Hey folks!
Recently got into Arduino and electronics - so please bare with me if this is an odd question!

I am trying to read voltage across two resistors (330 Ohm and 110 Ohm) in my set-up. Whenever I do this I end up with some odd values for my readings.
I have been following a video tutorial on YouTube - and as far as I can see, everything has been done the same way.

In the diagram I am trying to read the voltage across the resistors using the green wire.
From what I have calculated, I should read around 3.75V across the 330 Ohm resistor and 1.25V across the 110 Ohm resistor.

• 5V constantly across the first resistor
• 4.45V constantly across the first resistor
• 0.02 - 0.03V across the second resistor
• Seemingly random values going up and down like crazy

The code I have is this:

``````int readPin = A3;
float v2;
int delayTime = 1000;

void setup() {
// put your setup code here, to run once:
Serial.begin(9600);
}

void loop() {
// put your main code here, to run repeatedly:
Serial.println(v2);
delay(delayTime);
}
``````

I have done a few things trying to figuring it out… These things are as follows:

• Changing resistors to new one (multiple ones)
• Changing the cable connecting the Arduino to the PC
• Changing the wires
• Tried on both my Arduiono M0 Pro and Arduino Uno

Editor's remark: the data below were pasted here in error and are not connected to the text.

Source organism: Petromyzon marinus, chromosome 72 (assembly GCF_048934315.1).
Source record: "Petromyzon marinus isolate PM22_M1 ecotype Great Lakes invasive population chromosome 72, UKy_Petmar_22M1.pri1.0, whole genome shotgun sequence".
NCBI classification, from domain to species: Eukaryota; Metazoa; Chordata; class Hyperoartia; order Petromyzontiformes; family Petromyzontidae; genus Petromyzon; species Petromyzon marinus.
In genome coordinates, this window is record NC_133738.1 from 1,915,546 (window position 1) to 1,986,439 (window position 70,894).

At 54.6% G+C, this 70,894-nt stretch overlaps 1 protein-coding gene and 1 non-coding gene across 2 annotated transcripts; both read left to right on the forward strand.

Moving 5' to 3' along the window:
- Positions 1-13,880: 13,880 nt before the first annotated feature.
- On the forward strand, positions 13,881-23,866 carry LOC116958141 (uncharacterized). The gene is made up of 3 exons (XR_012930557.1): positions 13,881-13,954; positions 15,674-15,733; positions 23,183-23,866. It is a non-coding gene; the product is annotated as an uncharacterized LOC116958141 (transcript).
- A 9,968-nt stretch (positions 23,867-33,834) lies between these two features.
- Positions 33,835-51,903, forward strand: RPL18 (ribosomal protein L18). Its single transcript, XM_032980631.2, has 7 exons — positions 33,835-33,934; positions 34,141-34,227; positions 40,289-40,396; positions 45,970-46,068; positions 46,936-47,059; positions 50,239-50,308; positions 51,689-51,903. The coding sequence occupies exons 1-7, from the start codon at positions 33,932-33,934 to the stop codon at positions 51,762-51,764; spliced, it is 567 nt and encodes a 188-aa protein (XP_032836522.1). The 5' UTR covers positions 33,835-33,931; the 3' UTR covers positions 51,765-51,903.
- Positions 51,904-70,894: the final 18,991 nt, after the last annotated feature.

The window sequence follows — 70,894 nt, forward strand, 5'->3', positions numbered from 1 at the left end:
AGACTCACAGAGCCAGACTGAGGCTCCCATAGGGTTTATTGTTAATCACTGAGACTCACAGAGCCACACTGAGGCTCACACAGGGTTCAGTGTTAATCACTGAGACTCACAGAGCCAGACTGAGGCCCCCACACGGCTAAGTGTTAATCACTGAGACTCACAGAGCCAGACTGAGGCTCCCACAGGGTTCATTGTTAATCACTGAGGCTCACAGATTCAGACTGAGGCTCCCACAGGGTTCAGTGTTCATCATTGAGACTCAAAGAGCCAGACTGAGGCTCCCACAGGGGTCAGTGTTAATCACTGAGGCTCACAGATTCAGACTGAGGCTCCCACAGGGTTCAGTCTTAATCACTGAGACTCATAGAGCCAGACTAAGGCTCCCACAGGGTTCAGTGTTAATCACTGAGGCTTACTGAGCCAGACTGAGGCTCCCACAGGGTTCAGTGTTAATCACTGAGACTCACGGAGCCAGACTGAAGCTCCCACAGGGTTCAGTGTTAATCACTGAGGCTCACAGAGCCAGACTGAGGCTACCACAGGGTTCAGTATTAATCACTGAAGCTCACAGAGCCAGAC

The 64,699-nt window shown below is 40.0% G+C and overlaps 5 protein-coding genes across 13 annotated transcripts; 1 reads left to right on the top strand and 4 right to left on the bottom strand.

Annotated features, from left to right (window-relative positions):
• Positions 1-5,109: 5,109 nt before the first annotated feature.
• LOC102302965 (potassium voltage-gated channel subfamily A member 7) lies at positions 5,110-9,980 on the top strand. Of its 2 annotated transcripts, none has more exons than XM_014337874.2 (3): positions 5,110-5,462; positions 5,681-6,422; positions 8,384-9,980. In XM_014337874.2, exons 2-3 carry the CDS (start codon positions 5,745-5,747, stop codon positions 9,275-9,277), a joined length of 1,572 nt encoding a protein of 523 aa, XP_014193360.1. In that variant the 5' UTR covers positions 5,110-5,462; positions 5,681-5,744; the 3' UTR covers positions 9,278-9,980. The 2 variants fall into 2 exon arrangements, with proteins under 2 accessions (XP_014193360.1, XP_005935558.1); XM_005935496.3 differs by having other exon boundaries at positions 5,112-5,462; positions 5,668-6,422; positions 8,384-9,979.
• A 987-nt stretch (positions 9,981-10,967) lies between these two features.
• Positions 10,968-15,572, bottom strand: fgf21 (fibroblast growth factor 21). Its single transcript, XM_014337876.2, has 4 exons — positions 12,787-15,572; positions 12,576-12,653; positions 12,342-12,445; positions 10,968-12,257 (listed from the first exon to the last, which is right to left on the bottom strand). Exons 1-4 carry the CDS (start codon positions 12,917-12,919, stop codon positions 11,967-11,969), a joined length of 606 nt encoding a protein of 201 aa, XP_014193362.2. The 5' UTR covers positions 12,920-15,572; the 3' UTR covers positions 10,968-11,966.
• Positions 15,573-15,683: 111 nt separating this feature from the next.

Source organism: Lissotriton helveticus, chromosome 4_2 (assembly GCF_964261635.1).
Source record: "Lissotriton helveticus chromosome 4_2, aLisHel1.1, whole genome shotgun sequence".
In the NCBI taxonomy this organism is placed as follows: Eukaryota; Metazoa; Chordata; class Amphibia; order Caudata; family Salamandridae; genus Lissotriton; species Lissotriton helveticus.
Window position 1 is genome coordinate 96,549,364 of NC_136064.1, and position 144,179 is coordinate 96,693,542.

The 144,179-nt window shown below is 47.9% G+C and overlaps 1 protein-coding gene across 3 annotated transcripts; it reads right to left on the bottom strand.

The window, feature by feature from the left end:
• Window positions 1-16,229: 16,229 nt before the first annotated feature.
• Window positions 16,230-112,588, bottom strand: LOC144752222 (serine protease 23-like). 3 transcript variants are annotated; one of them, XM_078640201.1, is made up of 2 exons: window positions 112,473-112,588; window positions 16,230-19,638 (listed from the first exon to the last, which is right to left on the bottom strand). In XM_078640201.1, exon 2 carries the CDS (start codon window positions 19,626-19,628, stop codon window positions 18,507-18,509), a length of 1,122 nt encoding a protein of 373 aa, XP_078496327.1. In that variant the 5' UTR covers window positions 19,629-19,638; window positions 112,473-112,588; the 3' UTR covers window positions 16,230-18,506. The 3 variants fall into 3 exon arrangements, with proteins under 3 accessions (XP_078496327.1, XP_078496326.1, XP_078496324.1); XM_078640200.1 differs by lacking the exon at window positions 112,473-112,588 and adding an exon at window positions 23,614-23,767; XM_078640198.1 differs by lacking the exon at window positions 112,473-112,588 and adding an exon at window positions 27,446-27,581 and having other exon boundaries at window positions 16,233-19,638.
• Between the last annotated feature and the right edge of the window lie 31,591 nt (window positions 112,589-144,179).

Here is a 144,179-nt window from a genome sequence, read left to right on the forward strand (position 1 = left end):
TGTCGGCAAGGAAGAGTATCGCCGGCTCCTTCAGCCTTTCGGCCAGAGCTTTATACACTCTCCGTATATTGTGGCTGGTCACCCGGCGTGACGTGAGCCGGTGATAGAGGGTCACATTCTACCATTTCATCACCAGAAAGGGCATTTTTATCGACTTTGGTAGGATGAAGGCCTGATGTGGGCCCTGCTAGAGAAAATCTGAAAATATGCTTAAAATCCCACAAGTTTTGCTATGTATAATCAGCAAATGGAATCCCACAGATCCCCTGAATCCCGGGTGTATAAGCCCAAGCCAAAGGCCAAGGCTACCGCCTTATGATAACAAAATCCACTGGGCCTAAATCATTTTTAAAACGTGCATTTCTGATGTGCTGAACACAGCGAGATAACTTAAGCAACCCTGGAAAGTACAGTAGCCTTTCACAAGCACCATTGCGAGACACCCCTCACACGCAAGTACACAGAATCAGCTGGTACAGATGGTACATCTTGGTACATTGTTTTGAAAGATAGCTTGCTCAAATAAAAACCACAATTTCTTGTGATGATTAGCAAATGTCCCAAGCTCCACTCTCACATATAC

• Using different analog pins

None of these things have seemed to help - hence I decided to try my luck here!

Hope somebody can help!
Schematic attached!

Why is A3 connected to GND ?
It should only be connected to the junction of the 2 resistors

Voltages are always measured with reference to ground.

So with the wire connected to the join between the two resistors you can only read one voltage and that's the voltage across the resistor connected to ground. It should be around 1.25V. To find the other voltage you have to calculate it as (5 - the first voltage).

With the wire in other position it is connected to GND so you should measure exactly 0V.

If you're not getting that then your circuit isn't what you think it is. Perhaps a photo clearly showing the wiring and components would show us something

Steve

Voltages are always measured with reference to ground.

Just adding to that - The Arduino reads voltages relative to it's ground. A multimeter doesn't have a "ground" lead... It has a "common" or "minus" lead so you can measure separately across each resistor.

And if you made a battery & voltage regulator circuit separate from the Arduino you could measure across either resistor depending on where you connect the analog & ground pins. But unlike a multimeter you can't read negative voltages so the Analog input always has to be positive relative to the Arduino's ground.

You can measure the voltage across the 110 ohm resistor to ground;
you CANT measure Vcc - because its too big;
nor the voltage across the 330 resistor -
because measurements are ground referenced.

With A3 connected to the junction of the resistors as shown you should measure ABOUT

5V * 110 / (330 +110) = 1.25V

I looked at your code; you havent declared a reference - so it will use the DEFAULT of the Vcc rail (which, as this is a divider, will be OK)

For accurate reliable measurements you should take a set of readings and average them.